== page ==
Football as big business – who is paying?

cash-moneyIn my previous articles, I’ve reviewed when football first became big business and how the Premier League and Sky Television need each other and have formed an almost symbiotic deal, where the success of one, depends on the success of another.

Yet anyone with a basic understanding of the nature of finance will tell you that Sky and the Premier League cannot ‘grow money’ from nowhere. If both Sky and the Premier League are able to record huge upturns in turnover and vast profits, they can’t be inventing money to post those results.

So where does it come from?

The answer is, you.

The cost of being a football fan in 2014

cacti and essay college admissions essay examples harvard blue avatar and viagra vadakayil how to fix email on my ipad thesis tribunal no essay scholarships december 2022 1066 the year of conquest essay outline sample essays on oedipus the king best school essay writer for hire uk enter sample argumentative essay high school follow click source follow source link discount pharmacy viagra analyze data interpret resume tesis kenotariatan tentang investasi go to site lasix for chf qub hardbound thesis submission lipitor strenght purchase college essay 1. Your tickets

In 1989, prior to the founding of the Premier League, This is Money reported that it was possible to obtain a matchday ticket at Liverpool for £4, whereas at Manchester United it was £3.50. You would pay £4.50 for a ticket at Everton, £5 each for a ticket a Aston Villa and Arsenal and £7 for the cheapest ticket at Tottenham.

At stated inflation of 77.1% over the 20 years between 1989-90 and 2011-2012, This meant that, that the equivalent price for tickets in 2011-2012 would be £7.09 at Liverpool, £6.20 at Man Utd, £7.97 at Everton, £8.86 at Villa and Arsenal and £12.40 at Tottenham.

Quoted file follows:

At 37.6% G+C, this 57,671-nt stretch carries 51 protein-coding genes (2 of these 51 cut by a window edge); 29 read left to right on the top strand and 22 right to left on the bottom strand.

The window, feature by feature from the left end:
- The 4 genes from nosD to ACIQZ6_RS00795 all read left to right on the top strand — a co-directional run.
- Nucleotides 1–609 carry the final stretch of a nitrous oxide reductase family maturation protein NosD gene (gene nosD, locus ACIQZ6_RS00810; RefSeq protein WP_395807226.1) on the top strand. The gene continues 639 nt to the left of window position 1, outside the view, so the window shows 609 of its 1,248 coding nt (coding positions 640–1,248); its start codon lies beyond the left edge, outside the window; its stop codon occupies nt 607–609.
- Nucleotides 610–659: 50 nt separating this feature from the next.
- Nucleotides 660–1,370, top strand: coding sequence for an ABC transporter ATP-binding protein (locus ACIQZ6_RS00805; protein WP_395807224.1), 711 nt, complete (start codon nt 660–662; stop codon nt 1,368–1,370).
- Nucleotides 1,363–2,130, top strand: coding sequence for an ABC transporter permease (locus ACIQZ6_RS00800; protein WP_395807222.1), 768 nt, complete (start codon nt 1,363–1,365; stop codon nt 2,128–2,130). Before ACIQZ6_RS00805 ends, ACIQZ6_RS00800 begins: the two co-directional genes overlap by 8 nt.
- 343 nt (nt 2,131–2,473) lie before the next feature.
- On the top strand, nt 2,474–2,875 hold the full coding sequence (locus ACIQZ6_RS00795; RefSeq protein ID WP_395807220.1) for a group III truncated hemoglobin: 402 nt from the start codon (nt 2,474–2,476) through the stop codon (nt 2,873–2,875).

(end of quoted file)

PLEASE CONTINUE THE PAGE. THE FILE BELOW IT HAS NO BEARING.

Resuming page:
Yet, the cheapest priced tickets at all these clubs in the 2011-12 season was very different. Villa’s cheapest ticket price was £25, a 400% increase. Manchester United’s £28, a 700% increase, Everton £36 (700% increase), Liverpool £45 (1025% increase), Tottenham £47 (571% increase) and Arsenal £51 (920% increase).

Similar price hikes are shown across the board for all Premier League teams, both in terms of individual match ticket sales and season ticket sales. Liverpool’s cheapest season tickets for example were £60 in 1989 to 1990, but are now £725, an increase of 1,108%!

However it is not just the price of your ticket that has increased.

In 1989, as a teenager I can personally remember going to Anfield and spending 70p to buy the programme (I have some programmes at home to confirm the cost). The cost of a matchday program has now increased to £3. A drink of tea and a pie used to cost less than £1.50, now it is, as this BBC Survey reveals, £5.60 for a pie and a cup of tea.

Add to that the rising cost of transport to and from games and the cost of attending a match in the Premier League has risen dramatically for the fan.

So much so, that for a family of four, purchasing the cheapest season ticket seats at Liverpool, with travel expenses of £10 per person, plus a pie and a drink each and one programme between four, would set a family back £4082.60 over the course of the season.

And that does not include costs or tickets for any FA Cup, Carling Cup or any European matches.